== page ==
Despite an illustrious career, Cotto lacked a signature win prior to Martinez. Now that criticism can be buried along with Saturday's bestiarius. 

It gives me no pleasure to have witnessed Sergio Martinez's demise. Clearly fighting as a shell of himself, Martinez scarcely resembled one of the top boxers in the world, a rarefied status that he had maintained throughout his middleweight title run. After multiple surgeries on his knees and hands, he lacked the athleticism to dart in and out. His right plant knee didn't have the proper structural integrity for him to throw hard shots. He couldn't defend himself well and he was down to one shot at a time. It wasn't a pretty sight watching him slowly drag around his unwilling right knee while circling. Here's a scouting report of his performance: the power, gone; the speed, lost; the body, uncooperative; the confidence, shot.

In 2009, I had the pleasure of seeing Martinez live in one of his finest moments against Paul Williams at Boardwalk Hall in Atlantic City. It was a wonderful give-and-take battle between two fighters who were at their best. Both boxers exchanged knockdowns in the first round and went toe-to-toe throughout the fight in a beautiful display of athleticism, determination, skill and power. Martinez was the tough-luck loser of a majority decision but many thought that he had won.

Martinez's style was as singular as that of Joe Calzaghe; you would never teach it to an aspiring fighter but it worked for him. A swashbuckler, a daredevil, he was an athletically gifted, high-volume southpaw power puncher with enough defensive flaws to give opponents a shot. How many of those do we see in the sport? He had unconventional footwork, refused to keep his hands up on defense but had a wonderful ability to escape danger by mere inches. In addition, he didn't mind taking a shot. He was both a gentlemen and a destroyer. He had American flash, European etiquette and the perseverance of poor kid trying to escape the barrio.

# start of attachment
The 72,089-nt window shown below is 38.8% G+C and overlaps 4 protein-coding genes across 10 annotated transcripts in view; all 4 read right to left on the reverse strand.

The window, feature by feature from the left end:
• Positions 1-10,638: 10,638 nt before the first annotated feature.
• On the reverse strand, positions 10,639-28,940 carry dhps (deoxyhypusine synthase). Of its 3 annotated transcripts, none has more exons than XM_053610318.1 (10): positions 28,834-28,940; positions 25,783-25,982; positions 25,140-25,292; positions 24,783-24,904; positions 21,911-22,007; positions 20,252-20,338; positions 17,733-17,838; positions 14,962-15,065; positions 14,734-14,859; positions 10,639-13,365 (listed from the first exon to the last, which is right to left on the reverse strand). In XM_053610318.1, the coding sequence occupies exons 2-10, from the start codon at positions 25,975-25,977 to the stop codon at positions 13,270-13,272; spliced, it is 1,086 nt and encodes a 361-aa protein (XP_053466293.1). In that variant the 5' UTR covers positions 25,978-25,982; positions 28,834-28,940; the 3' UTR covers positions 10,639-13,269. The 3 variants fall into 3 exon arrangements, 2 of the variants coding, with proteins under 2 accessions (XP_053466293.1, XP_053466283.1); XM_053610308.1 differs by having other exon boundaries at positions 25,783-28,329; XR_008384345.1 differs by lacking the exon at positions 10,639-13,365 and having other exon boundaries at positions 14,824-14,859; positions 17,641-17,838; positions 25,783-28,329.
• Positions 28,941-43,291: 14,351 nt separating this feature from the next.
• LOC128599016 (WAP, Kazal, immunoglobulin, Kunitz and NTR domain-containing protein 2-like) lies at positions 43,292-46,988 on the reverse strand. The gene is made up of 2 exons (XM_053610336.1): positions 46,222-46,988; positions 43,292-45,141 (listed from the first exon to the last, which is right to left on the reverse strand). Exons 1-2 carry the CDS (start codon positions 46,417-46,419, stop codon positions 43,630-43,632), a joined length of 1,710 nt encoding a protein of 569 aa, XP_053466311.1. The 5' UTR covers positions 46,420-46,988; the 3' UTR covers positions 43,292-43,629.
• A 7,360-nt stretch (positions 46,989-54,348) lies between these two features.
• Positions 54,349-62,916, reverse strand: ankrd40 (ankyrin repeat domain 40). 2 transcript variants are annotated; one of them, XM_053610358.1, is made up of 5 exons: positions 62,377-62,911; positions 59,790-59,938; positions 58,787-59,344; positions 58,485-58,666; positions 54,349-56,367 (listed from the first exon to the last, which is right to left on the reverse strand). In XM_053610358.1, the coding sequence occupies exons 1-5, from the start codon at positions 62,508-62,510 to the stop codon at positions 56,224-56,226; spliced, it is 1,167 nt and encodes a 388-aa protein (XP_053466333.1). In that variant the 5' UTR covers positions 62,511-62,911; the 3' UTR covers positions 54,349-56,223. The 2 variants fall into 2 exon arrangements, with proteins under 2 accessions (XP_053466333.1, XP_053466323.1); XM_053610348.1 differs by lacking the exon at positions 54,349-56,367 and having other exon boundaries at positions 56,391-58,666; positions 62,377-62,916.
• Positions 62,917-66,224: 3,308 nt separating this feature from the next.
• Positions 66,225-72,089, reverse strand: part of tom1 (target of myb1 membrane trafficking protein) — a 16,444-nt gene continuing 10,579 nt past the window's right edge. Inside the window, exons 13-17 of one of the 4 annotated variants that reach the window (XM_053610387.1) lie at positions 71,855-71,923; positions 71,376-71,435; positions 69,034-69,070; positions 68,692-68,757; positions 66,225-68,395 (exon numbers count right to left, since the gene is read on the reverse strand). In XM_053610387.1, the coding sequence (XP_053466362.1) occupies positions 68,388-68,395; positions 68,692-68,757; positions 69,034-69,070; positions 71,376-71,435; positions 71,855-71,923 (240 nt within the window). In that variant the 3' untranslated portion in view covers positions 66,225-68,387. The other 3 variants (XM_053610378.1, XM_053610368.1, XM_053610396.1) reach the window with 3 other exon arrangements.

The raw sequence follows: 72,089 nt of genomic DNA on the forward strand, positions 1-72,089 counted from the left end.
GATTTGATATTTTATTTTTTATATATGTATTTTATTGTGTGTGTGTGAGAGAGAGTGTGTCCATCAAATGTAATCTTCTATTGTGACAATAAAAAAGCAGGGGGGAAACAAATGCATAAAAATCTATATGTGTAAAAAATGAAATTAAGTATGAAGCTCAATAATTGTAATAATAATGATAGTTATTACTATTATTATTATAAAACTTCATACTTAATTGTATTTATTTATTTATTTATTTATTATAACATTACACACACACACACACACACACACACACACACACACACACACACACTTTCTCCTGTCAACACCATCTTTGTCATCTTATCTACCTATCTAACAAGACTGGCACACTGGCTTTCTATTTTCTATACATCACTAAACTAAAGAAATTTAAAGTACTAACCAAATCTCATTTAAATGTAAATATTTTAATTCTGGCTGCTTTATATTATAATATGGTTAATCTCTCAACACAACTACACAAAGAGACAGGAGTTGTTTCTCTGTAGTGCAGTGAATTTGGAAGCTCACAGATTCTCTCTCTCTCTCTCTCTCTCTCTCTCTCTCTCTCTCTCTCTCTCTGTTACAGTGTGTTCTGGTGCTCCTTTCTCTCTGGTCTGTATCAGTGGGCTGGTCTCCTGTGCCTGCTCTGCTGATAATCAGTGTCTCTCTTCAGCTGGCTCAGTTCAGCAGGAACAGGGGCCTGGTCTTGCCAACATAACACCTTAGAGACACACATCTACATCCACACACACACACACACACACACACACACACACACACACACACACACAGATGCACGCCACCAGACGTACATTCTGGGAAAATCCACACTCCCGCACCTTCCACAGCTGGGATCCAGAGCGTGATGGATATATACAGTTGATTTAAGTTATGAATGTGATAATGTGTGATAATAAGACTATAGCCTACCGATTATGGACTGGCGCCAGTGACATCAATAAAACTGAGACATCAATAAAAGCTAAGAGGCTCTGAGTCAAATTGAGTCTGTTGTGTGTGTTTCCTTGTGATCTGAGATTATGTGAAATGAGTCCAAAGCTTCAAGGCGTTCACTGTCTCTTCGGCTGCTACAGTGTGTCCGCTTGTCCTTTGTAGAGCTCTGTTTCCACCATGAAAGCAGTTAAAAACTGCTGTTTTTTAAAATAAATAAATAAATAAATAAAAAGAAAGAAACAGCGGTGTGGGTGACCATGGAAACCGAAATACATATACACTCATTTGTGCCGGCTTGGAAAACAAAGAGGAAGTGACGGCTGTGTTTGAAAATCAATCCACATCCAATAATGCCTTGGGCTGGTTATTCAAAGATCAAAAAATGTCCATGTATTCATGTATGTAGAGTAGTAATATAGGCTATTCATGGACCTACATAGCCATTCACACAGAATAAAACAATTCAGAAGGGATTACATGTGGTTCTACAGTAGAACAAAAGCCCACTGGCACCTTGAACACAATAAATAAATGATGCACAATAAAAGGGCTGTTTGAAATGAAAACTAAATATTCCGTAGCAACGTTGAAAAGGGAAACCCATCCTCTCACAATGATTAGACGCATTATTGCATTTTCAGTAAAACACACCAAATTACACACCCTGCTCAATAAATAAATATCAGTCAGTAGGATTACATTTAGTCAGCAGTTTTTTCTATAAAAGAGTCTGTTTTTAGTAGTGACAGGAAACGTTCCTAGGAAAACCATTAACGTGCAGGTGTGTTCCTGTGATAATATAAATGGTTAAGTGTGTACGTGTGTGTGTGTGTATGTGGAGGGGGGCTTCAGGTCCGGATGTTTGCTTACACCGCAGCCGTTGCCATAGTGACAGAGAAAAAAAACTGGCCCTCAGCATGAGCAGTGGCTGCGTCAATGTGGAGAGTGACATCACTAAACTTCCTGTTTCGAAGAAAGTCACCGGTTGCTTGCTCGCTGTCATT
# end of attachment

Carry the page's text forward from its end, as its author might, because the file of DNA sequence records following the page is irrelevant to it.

In 2010, I attended the Williams rematch and to this day I have never seen a faster knockout punch than that devastating left hand he delivered in the second round. Everyone in my section missed it. The way that Williams toppled over, we had thought that it was a body shot. Only by replay did we realize how fast, quick and perfect that left hand to the chin was; I was hooked. 

As a boxing enthusiast, I tend to be most interested in the happenings within the squared circle and the preparations made for big fights. Although not immune to aspects of personality, upbringing and comportment, those attributes play subsidiary considerations in my overall love affair with the sport. However, it's impossible to cover boxing and not become moved by some of the harrowing and astonishing life stories and backgrounds of the fighters. 

Martinez, like Hopkins and Pacquiao, was one of those guys for me. His story is almost too unlikely to be true. Growing up poor in Buenos Aires, Argentina, Martinez didn't even take to boxing until he was 20, a very advanced age for a novice. Now what would the odds be for a 20-year-old with no experience to become one of the top-five boxers in the world?  1,000-1? 1,000,000-1?